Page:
E woke up on December 14 as the deputy governor of Kaduna State. He went to the office of his boss, the late Governor Patrick Yakowa, for a briefing. The governor told him that he was travelling to Bayelsa State. That was the end. Yakowa died in a helicopt crash. Barely 24 hours later, on December 15, 2012, the mantle of leadership fell on him. Alhaji Muktar Yero was sworn in as the governor. The former deputy governor was catapulted to the front seat by fate. He ceased to be the spare tyre. In a twinkle of an eye, the burden of managing the complex state fell on his shoulders. He had no premonition of what destiny had in stock for him. But as Yero inherited power, he also inherited its burden. Analysts argue that the governor has been a lucky politician from the onset. When he was appoined as commissioner, he did not expect it. He was more surprised when he was selected as the deputy governor three years ago. What has sustained is his cautious attitude. Both as commissioner and deputy governor, Yero was fiercely loyal to his boss. He was a dependable aide, in whom Yakowa was well pleased. In his first 100 days, the challenges were undaunting. Kaduna politics is often shaped by the tension triggered by ethnicity and religion. So far, Yero has succeeded in managing the centrifugal forces. He has maintained the image of the governor of all in the state. His tenure has been crisis-free. The governor has not created problem for himself by any false step. Traditional rulers, politicians and other stakeholders have given him support because he had carried them along. Many also believe that he is still learning on the job. He has shunned pressures to disband the state executive council and appoint fresh blood. His relations with the opposition is also cordial. Although critics have accussed him of being slow, his supporters said that cautious approach has prevented him from making mistakes that are unpardonable. Yero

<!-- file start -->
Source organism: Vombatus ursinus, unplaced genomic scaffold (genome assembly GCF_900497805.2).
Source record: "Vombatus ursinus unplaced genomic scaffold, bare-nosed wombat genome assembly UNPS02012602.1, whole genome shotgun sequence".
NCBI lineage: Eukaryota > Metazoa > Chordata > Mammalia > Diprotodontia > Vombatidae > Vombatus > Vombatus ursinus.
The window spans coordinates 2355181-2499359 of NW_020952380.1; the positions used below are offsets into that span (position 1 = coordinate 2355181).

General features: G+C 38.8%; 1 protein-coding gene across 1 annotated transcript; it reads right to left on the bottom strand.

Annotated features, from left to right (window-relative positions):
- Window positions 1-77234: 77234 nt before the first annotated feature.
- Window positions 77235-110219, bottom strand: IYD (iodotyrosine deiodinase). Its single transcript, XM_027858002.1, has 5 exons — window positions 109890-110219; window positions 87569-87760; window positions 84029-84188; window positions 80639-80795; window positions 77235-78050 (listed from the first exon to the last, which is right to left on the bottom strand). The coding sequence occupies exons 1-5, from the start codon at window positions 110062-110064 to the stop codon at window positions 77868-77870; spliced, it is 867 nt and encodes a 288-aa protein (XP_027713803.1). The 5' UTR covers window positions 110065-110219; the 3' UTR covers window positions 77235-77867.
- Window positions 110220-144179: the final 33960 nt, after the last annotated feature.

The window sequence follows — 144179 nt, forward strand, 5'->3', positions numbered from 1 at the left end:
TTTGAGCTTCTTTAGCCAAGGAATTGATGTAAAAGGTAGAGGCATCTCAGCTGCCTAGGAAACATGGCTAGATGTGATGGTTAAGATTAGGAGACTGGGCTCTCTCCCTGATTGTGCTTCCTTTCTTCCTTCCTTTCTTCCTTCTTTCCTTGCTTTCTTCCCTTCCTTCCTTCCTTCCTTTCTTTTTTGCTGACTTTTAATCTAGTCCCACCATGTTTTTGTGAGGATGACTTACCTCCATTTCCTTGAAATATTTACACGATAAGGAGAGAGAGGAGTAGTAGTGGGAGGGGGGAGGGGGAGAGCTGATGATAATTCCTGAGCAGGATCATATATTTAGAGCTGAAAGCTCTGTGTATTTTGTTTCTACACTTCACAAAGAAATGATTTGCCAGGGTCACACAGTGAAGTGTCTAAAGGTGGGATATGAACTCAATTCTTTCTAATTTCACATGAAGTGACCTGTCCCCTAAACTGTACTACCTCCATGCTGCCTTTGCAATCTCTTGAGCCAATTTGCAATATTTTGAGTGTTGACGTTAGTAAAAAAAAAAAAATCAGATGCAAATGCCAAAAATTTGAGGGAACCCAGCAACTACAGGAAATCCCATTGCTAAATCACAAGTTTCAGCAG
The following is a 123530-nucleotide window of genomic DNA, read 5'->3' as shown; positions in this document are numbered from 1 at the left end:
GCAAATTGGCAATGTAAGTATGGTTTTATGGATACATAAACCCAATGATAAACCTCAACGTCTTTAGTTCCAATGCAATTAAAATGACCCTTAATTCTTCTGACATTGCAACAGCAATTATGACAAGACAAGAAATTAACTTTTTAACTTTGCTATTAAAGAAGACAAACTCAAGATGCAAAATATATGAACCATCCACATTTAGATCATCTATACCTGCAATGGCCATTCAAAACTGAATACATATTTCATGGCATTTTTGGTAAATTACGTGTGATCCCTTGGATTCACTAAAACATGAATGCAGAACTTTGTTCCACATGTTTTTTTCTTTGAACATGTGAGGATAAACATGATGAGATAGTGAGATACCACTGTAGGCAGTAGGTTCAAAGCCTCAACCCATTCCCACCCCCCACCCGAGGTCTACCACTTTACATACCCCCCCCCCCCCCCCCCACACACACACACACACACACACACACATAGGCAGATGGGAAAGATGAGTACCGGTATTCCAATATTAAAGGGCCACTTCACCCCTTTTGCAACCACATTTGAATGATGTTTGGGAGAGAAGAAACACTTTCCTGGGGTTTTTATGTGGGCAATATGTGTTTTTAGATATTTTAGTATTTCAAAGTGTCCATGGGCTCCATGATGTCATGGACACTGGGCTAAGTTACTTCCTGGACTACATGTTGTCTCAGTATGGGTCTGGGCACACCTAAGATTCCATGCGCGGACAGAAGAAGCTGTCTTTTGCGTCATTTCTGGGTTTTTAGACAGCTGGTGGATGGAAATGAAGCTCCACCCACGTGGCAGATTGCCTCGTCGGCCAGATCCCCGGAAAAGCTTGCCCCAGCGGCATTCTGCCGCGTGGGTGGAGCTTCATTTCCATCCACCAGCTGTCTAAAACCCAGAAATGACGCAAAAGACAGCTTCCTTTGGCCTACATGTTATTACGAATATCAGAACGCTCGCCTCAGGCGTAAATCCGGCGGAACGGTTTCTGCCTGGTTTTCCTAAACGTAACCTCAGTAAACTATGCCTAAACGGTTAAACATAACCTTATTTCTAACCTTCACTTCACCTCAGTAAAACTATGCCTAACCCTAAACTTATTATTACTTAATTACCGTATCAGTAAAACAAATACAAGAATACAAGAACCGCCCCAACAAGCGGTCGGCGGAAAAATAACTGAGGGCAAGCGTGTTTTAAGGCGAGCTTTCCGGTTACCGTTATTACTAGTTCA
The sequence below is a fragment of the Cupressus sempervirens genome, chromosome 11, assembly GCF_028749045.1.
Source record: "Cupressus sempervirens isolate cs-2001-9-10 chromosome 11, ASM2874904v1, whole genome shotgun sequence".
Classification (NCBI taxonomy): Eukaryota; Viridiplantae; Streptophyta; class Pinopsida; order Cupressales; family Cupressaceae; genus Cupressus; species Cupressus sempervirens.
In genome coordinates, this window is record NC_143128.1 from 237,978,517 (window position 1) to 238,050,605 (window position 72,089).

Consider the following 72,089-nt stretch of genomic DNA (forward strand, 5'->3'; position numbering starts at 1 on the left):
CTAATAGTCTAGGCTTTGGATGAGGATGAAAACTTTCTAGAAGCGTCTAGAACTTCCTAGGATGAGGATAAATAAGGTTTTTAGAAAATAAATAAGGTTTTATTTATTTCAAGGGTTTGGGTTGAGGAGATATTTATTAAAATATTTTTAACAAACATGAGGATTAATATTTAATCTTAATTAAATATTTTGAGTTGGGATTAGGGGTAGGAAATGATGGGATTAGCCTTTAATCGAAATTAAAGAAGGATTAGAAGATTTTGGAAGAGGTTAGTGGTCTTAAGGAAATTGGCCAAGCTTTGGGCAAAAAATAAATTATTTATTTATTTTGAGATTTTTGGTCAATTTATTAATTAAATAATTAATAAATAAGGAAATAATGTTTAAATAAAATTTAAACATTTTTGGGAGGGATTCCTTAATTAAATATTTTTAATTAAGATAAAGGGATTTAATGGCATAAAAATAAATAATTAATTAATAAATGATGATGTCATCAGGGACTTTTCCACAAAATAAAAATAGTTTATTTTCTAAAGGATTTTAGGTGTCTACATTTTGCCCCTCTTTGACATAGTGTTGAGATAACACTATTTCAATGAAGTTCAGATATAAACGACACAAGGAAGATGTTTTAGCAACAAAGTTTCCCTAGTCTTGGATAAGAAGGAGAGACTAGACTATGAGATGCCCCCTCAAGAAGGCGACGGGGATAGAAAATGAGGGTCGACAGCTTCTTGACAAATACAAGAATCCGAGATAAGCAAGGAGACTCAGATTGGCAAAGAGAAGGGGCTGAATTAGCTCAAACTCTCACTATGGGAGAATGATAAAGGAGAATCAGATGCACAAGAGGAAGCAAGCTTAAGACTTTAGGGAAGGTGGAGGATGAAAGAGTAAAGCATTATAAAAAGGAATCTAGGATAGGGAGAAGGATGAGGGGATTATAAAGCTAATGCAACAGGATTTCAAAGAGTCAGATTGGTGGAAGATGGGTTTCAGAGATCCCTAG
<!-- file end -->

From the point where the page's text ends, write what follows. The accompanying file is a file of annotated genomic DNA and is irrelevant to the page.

has continued with the programmes of his former boss. Thus, he has also earned the trust and loyalty of Yakowa’s supporters. Yero assumed the reins when the financial year was about to end. It was a period when government and the private sector were taking stock for the year. The state government had just presented its budget and winding up for the year. It took another two months for the budget to be passed by the House of Assembly. Before he came into the office, many contracts had been awarded by the government. Though Yero promised on assumption of office that he would carry on with Yakowa’s programmes, not many people believed him. However, he has kept faith with them, thereby assuring the people that his government is the continuation of the Yakowa Administration. Yero has disbursed monies approved by Yakowa for the victims of the post-election violence in the state. He has distributed operational vehicles to the state security outfit, ‘Operation Yaki’. He has given money to the victims of the flood disaster. Governor Yero has reiterated his determination to return Kaduna State to its glorious past when the residents lived freely in any part of the state without fear of attack, irrespective of their religious inclinations. Ethnic and religious crises had divided Kaduna metropolis along the lines of Christianity and Islam. The Christians live predominantly in the southern part of the metropolis and the Muslims live in the northern part. But how far these efforts will go, is left to be imagined. The failure of the Peace and Reconciliation Committee to submit its report to the government may have created a wrong impression in the mind of the public. Sources close to the committee disclosed that there is a lot of suspicion among the members of the committee. Some of the members have been quoted as saying that there is a hidden agenda. A source
close to the committee told The Nation that , though there was no disagreement among members during their sitting, suspicion had set in shortly after some members were asked to correct some observed errors in the final report, which was ready before the Yakowa’s death. The source said: “Forget the talk about disagreement. I can tell you that there was no disagreement among the members. If you must know, the report was ready and was to be presented to the former governor before he died. We delayed the presentation because there are minor corrections to be done and we nominated eight members-four Muslims and four Christians- to do the corrections. “They were on it when Yakowa died and they abandoned the work. Eventually, the corrections were done and we are ready for presentation anytime the governor wants it. “Unfortunately, there has been suspicion among members, with the strongest suspicion coming from the Muslim members. The committee started with about 70 members. Some have died and others have left and the number came down to about 45. When we came to present the report, some members did not come, apparently not knowing whether they would be required to sign the report before the pre-